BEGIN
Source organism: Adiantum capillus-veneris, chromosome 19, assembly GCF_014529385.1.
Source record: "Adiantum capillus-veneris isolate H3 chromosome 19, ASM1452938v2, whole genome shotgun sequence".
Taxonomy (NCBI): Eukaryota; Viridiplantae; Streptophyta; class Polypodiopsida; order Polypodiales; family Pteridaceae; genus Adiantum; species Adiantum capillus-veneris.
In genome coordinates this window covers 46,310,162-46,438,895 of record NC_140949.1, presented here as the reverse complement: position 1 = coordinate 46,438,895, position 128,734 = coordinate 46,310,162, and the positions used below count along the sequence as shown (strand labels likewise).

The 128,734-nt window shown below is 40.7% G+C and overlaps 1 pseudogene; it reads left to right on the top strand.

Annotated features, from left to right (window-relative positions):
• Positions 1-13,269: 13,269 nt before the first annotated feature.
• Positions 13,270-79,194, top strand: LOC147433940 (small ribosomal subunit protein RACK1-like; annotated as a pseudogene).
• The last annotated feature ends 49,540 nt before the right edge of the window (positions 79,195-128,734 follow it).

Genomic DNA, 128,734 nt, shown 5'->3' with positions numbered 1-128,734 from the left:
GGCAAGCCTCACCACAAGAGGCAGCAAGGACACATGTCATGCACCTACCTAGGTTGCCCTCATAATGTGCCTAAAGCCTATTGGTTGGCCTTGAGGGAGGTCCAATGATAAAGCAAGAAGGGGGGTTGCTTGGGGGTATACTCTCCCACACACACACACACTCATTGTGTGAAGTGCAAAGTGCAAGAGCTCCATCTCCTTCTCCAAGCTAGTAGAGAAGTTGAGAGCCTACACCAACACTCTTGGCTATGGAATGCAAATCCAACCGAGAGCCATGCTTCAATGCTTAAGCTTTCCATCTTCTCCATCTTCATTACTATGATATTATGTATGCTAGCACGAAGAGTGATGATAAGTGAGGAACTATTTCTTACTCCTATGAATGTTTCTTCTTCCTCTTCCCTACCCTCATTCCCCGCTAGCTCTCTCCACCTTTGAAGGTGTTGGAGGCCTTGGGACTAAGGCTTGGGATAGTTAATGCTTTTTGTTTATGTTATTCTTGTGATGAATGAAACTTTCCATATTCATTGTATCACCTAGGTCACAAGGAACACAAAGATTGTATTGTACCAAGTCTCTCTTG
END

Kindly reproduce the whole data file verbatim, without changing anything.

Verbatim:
Source organism: Adiantum capillus-veneris, chromosome 19, assembly GCF_014529385.1.
Source record: "Adiantum capillus-veneris isolate H3 chromosome 19, ASM1452938v2, whole genome shotgun sequence".
Taxonomy (NCBI): Eukaryota; Viridiplantae; Streptophyta; class Polypodiopsida; order Polypodiales; family Pteridaceae; genus Adiantum; species Adiantum capillus-veneris.
In genome coordinates this window covers 46,310,162-46,438,895 of record NC_140949.1, presented here as the reverse complement: position 1 = coordinate 46,438,895, position 128,734 = coordinate 46,310,162, and the positions used below count along the sequence as shown (strand labels likewise).

The 128,734-nt window shown below is 40.7% G+C and overlaps 1 pseudogene; it reads left to right on the top strand.

Annotated features, from left to right (window-relative positions):
• Positions 1-13,269: 13,269 nt before the first annotated feature.
• Positions 13,270-79,194, top strand: LOC147433940 (small ribosomal subunit protein RACK1-like; annotated as a pseudogene).
• The last annotated feature ends 49,540 nt before the right edge of the window (positions 79,195-128,734 follow it).

Genomic DNA, 128,734 nt, shown 5'->3' with positions numbered 1-128,734 from the left:
GGCAAGCCTCACCACAAGAGGCAGCAAGGACACATGTCATGCACCTACCTAGGTTGCCCTCATAATGTGCCTAAAGCCTATTGGTTGGCCTTGAGGGAGGTCCAATGATAAAGCAAGAAGGGGGGTTGCTTGGGGGTATACTCTCCCACACACACACACACTCATTGTGTGAAGTGCAAAGTGCAAGAGCTCCATCTCCTTCTCCAAGCTAGTAGAGAAGTTGAGAGCCTACACCAACACTCTTGGCTATGGAATGCAAATCCAACCGAGAGCCATGCTTCAATGCTTAAGCTTTCCATCTTCTCCATCTTCATTACTATGATATTATGTATGCTAGCACGAAGAGTGATGATAAGTGAGGAACTATTTCTTACTCCTATGAATGTTTCTTCTTCCTCTTCCCTACCCTCATTCCCCGCTAGCTCTCTCCACCTTTGAAGGTGTTGGAGGCCTTGGGACTAAGGCTTGGGATAGTTAATGCTTTTTGTTTATGTTATTCTTGTGATGAATGAAACTTTCCATATTCATTGTATCACCTAGGTCACAAGGAACACAAAGATTGTATTGTACCAAGTCTCTCTTG